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From reputable Wall Street bankers and hedge fund managers to the average Joe, everyone heard of GameStop over the last weeks. How did this unprecedented phenomenon start? What cause stands at its root? How will this story affect trading and modify its rules? This article explores all these topics, plus giving an insight into the possible future of retail investing.

How did it happen?

GameStop [GME:NYSE] is an American retailer mainly specialized in the sale of video games and consoles, but which also sells other consumer electronics, such as webcams or mouses. The first signs of the GME mania appeared after Citron’s Andrew Left said that GameStop is ”pretty much in terminal decline”, pushing the retail investors from the Reddit group r/wallstreetbets towards a coordinated move against Citron and hedge funds. Melvin ended up being the most affected by the frenzy as investors spotted their short position in GME in its November form 13F filed for Securities and Exchange Commission (SEC), a quarterly report in which the hedge fund disclosed its hand. The investors were trying to short squeeze Melvin for months with no real success. Nonetheless, the stock started to rise after posts of people obtaining tremendous profit from buying call options became public. The public felt that the equity had an unfair valuation given that the hedge funds were betting insane amounts on its decline. In the upcoming days, the growth was further accelerated by tweets of well-known entrepreneurs, including Elon Musk and the venture investor Chamath Palihapitiya, which showed support to the GameStop mania.

With the price growing further and further, the institutions with heavy short positions had to hedge them by buying the security at the market price, hence driving the prices higher. This short squeeze was corroborated with the illiquid character of GME, giving the holders of shorts less room for maneuver in buying shares for hedging. Another process that contributed to the steep rise in the value of GameStop is the Gamma squeeze. Gamma is a Greek that measures the rate of change of delta over the change in underlying, i.e., the first derivative of the delta. Many investors were buying call options, while the brokers took the other end of the transaction and had to sell the stock at the end of the contract. Hence, the market makers needed to hedge their positions by buying the underlying stock. Consequently, this generates an increase in prices, moving the gamma even higher. The last step ultimately creates a gamma squeeze, developing mounting buying pressure.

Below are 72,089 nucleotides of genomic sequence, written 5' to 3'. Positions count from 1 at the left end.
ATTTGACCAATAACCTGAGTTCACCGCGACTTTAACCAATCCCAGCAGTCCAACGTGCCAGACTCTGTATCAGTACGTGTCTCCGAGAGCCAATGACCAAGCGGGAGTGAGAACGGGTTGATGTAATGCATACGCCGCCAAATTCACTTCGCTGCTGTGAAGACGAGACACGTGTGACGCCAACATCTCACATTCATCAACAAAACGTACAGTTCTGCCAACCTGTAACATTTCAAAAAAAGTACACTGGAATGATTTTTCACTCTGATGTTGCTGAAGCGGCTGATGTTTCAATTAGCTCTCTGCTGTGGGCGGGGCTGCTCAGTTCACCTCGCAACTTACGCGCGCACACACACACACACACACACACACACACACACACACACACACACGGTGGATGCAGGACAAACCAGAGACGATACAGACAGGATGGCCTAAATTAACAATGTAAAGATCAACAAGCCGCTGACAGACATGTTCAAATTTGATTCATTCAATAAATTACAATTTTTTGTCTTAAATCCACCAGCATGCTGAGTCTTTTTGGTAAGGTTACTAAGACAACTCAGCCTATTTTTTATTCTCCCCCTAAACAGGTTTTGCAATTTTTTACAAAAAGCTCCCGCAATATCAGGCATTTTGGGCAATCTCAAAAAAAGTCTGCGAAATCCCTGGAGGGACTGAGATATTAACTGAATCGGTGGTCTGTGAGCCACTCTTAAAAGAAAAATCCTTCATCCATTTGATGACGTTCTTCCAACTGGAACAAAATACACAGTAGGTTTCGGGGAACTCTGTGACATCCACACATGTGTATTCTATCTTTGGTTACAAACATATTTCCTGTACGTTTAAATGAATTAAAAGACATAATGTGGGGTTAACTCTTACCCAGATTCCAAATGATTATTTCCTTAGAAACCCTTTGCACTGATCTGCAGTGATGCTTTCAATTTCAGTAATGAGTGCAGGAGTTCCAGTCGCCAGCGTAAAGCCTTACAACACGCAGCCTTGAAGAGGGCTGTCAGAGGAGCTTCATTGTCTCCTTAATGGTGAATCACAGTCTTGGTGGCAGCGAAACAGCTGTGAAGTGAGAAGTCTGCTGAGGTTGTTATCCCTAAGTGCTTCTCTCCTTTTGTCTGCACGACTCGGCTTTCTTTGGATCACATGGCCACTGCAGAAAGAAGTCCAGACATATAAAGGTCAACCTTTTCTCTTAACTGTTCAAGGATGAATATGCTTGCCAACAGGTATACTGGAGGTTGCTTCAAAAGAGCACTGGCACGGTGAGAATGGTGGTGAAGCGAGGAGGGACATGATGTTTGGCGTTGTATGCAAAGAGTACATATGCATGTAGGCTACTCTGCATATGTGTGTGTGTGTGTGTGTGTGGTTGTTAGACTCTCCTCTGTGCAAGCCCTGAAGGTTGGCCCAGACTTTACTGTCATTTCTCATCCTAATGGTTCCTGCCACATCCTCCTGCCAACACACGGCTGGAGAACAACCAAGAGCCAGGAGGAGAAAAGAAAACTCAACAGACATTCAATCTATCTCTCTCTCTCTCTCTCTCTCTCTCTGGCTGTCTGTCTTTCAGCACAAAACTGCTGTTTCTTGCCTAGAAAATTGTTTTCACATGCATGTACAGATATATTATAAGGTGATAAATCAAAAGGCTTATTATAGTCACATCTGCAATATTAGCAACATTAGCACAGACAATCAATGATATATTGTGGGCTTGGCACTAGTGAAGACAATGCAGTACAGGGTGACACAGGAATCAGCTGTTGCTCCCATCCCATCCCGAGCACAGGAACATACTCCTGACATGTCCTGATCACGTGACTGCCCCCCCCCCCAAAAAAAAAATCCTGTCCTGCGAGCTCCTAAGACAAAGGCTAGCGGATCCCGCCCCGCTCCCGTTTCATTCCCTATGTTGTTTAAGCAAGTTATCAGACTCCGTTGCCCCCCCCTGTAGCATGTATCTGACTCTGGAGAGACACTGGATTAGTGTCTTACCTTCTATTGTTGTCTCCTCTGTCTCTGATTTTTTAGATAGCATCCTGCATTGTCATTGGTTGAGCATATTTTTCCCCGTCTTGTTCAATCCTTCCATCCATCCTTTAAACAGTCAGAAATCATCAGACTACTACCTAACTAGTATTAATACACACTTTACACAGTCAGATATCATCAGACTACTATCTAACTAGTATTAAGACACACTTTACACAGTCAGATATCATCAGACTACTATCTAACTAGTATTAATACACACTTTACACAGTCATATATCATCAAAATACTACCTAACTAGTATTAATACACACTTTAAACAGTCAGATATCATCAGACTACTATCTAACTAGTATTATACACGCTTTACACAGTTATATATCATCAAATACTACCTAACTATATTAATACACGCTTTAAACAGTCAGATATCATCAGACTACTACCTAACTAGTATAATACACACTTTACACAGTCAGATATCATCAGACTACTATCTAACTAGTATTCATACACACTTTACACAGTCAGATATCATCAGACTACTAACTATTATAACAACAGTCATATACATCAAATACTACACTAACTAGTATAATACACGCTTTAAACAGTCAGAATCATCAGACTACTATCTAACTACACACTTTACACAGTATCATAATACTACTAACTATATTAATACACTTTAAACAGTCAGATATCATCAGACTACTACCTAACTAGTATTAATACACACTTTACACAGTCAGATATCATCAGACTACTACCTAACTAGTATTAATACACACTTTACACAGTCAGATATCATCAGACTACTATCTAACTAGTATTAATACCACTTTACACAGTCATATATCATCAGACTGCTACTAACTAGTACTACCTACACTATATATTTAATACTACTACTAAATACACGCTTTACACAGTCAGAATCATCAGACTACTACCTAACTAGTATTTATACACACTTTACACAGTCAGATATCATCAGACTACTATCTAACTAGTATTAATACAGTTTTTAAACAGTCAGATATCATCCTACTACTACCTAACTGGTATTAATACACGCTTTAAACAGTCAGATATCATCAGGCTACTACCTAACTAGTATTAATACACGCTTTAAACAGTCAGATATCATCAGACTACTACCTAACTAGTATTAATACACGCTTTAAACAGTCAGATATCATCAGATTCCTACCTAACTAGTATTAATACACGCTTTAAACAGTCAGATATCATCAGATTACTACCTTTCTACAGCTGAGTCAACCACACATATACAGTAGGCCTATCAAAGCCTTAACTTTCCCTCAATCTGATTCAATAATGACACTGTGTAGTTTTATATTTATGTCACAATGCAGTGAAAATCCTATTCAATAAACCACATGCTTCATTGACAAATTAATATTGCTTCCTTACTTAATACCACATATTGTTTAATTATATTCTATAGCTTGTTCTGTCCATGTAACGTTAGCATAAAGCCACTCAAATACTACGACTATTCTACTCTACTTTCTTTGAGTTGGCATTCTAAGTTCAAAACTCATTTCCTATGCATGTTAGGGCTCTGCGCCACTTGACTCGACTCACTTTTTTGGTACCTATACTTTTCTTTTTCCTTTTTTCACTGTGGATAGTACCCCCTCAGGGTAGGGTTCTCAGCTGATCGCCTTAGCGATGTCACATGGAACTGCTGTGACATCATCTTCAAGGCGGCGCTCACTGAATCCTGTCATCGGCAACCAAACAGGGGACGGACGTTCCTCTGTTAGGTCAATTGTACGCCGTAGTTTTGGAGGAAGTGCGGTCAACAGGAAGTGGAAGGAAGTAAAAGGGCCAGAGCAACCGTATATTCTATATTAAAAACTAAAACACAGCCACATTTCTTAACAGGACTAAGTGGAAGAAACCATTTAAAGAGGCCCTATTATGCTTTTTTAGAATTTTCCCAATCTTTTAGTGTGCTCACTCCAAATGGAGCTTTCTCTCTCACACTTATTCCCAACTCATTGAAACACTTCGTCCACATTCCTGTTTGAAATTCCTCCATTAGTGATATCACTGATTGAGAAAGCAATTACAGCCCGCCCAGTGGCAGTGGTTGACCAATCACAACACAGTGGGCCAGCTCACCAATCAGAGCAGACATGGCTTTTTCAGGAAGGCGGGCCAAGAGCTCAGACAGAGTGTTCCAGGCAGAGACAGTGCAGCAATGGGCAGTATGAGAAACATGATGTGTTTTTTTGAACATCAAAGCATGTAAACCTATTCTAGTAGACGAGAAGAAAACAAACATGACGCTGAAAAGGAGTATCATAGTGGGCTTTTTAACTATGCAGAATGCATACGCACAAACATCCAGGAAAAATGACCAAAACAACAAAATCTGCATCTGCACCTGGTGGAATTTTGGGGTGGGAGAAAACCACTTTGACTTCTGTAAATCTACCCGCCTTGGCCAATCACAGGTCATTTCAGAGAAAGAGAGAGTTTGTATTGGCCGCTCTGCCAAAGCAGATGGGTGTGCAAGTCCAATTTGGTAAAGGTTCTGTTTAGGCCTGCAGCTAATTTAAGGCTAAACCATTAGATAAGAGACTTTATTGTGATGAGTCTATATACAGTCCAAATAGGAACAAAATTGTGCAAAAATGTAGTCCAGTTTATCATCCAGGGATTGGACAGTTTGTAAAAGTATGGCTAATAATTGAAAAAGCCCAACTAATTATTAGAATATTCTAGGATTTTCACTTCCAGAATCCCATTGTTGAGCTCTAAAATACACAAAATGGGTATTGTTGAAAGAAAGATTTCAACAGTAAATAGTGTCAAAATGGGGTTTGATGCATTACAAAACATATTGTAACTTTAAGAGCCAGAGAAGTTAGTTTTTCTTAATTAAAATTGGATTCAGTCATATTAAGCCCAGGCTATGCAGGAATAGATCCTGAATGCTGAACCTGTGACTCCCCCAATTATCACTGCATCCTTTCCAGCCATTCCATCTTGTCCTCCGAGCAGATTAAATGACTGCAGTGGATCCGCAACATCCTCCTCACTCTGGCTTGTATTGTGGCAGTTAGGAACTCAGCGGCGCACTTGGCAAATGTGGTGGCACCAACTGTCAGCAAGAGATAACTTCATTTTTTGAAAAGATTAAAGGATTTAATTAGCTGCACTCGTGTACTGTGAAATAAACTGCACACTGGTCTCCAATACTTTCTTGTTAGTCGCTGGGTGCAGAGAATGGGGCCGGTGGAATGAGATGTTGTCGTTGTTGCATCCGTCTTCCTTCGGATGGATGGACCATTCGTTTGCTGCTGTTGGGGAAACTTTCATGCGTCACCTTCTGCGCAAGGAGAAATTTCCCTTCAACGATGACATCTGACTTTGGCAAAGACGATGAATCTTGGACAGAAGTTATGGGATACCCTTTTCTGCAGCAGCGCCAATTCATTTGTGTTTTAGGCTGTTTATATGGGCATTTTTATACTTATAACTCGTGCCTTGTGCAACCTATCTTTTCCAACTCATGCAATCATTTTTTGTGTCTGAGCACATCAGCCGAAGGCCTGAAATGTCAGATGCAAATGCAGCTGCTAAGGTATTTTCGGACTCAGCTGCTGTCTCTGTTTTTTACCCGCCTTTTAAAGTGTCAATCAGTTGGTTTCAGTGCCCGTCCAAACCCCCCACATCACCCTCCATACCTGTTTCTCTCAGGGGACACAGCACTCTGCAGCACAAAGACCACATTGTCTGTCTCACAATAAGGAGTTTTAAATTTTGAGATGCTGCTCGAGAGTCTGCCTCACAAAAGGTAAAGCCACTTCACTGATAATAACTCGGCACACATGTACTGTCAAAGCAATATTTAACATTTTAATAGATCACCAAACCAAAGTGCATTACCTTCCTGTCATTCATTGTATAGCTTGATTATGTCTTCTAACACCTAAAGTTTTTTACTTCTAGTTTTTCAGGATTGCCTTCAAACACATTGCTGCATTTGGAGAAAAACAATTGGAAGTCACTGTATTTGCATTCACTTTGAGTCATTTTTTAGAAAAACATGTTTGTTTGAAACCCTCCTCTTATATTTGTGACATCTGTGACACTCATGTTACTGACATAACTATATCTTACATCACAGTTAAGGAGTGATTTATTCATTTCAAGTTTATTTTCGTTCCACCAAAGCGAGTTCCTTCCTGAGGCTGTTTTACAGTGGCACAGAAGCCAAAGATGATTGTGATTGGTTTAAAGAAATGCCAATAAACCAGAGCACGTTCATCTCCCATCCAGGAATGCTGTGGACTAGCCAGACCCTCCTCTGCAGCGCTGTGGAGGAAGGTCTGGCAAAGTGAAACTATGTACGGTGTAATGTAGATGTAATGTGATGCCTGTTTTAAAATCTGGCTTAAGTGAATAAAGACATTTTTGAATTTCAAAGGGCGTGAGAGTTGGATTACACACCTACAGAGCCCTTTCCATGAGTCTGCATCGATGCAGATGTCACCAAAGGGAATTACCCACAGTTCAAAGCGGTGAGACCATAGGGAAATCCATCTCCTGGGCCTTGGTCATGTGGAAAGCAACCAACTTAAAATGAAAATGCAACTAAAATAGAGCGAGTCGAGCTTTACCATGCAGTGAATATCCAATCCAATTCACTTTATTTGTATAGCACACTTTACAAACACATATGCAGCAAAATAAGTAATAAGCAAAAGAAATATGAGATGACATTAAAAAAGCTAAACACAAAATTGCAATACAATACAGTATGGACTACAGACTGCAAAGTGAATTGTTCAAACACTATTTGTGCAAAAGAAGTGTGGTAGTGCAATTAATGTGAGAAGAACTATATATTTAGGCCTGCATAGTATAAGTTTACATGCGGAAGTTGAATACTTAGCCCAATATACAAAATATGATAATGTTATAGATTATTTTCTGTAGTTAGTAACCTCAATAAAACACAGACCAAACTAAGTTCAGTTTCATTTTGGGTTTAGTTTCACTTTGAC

The saga consequences

Now that this saga has passed, at least for the time being, we analyze it from various standpoints, such as the investors’ and hedge funds’ perspective, but also the legality component is of major importance.

In the last months, trading platforms were readily available to the public, transforming the market into a betting machine for the people bored by the lack of action. During the same period, the healthcare crisis was a hard hit for the sporting industry and the gambling activity associated with it, which was affected by the heavy restrictions from most countries. The crowd became much more interested in stocks (see the picture below). In 2020, the public research of the stock market activity more than doubled, compared to 2019, according to the Google Trends statistics. Although not all net surfers made the step towards online trading, companies such as Robinhood greatly facilitated the access to their platforms, trying to maximize their target audience and profits. It provided a means of investing the population’s savings or a method of obtaining the much-needed adrenaline while buying call options or other leveraged products.